In 2018, HSBC launched a new visual identity with an updated logo and bolder, more persistent use of their recognizable red hexagon design. As a 150-year-old global financial services company, HSBC’s aim was to introduce a more contemporary look that could help to unite the brand’s messaging and visual approach. Recognizing the need to create a 360-degree brand identity in an increasingly sprawling and digitally driven environment, HSBC also began the process of developing a sound identity for the first time.
Electronic music pioneer Jean-Michel Jarre was hired to compose an anthem that articulates the brand promise, “Together we thrive.” From the initial core melody, Jarre developed seven musical versions that differ in energy and mood to suit various contexts — online and in app, at bank branch locations and sponsored events, in ad campaigns, in flight, and at airports. The resulting sound toolkit provides HSBC with consistency and flexibility across physical and digital touchpoints.
“From a business perspective, if we didn’t have a sound identity, we risked further fragmenting our brand, meaning, distinctiveness, and ultimately our appearance in the mind of a customer. We now have one unique, globally consistent source material to ease fragmentation and build a consistent, signature brand experience.” — Andrea Newman, Global Head of Brand, HSBC (1)
The sound identity was launched in 2019 with a series of social videos representing the seven musical themes, including an extended 12-minute “Mindfulness” composition that subtly weaves the brand’s sound mnemonic throughout and provides an ambient soundtrack appropriate for meditation. The bespoke composition works effectively as branded content that also stands on its own creative merits, providing greater value to consumers and, as a result, engendering greater brand affinity.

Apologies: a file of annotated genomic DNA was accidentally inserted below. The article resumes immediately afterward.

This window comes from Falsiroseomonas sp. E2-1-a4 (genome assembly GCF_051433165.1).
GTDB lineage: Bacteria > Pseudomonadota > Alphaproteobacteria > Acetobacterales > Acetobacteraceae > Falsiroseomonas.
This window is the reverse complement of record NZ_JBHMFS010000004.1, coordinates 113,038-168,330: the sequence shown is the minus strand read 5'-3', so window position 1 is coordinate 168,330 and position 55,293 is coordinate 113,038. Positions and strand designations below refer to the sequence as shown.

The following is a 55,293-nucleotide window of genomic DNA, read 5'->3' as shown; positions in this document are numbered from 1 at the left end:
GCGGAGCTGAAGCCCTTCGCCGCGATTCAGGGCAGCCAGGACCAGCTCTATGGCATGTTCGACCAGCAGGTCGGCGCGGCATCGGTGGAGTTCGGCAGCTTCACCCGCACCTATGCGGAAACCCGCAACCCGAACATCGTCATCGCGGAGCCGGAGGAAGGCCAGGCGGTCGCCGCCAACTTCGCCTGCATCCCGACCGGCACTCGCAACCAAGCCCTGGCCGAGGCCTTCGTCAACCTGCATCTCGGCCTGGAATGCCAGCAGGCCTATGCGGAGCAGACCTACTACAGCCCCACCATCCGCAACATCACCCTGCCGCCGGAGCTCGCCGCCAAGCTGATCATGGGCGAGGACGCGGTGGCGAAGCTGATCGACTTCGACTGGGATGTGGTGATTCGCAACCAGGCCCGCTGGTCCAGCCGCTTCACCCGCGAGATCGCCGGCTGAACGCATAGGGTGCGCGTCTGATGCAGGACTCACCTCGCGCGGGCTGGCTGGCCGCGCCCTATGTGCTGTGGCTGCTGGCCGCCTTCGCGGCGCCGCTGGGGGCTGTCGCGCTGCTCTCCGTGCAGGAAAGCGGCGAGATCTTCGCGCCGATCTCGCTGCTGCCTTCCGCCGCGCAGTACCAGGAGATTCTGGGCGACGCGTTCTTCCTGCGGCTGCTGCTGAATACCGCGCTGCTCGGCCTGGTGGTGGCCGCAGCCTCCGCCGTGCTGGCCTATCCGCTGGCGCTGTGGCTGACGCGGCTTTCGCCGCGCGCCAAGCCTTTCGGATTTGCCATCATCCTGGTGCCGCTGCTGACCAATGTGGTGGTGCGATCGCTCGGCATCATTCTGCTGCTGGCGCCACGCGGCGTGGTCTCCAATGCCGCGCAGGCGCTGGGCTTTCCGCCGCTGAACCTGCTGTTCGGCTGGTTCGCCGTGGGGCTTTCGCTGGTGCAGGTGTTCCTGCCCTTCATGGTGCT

As part of a larger mission to help students and families prepare for overseas education, HSBC conducted a survey on homesickness, and found that nearly three-quarters of international students studying abroad miss the sounds of home. (2) Considering the emotional impact of sound — hearing your own language spoken, the bustle of local markets and train stations, the distinct texture of local nature sounds — HSBC worked with a group of former students and influencers to record local soundscapes that might help students connect to home. Collected in India, Malaysia, Taiwan, and Singapore, the field recordings were edited into a four-track playlist released as the “Sounds of Home” campaign at the beginning of the 2019 school year on audio streaming and voice platforms including Spotify, iTunes, and Alexa. (3)
Since the initial launch of the sound identity, HSBC has been going through a test-and-learn process to evaluate a multitude of ways to leverage sound and music throughout channels and touchpoints, from ad campaigns to mobile and voice apps, bespoke music and beyond, in order to arrive at an approach that feels right for the brand. (4) As sound is a new territory for many brands, it’s critical to begin with a coherent yet flexible sound strategy that allows for adaptability and responsiveness to emerging opportunities while always staying on-brand.
(1) “HSBC tunes up its sonic identity,” WARC (Jun 6, 2019).
(2) Narula, Raghujit, “Studying abroad: Making it work,” HSBC (Sep 4, 2019).
(3) "International students crave the sound of home in HSBC soundscape campaign," Edelman (Sep 4, 2019).
(4) Vizard, Sarah, “‘It could have gone horribly wrong’: HSBC launches ‘sound identity’ in next phase of global brand refresh," MarketingWeek (Jan 23, 2019).
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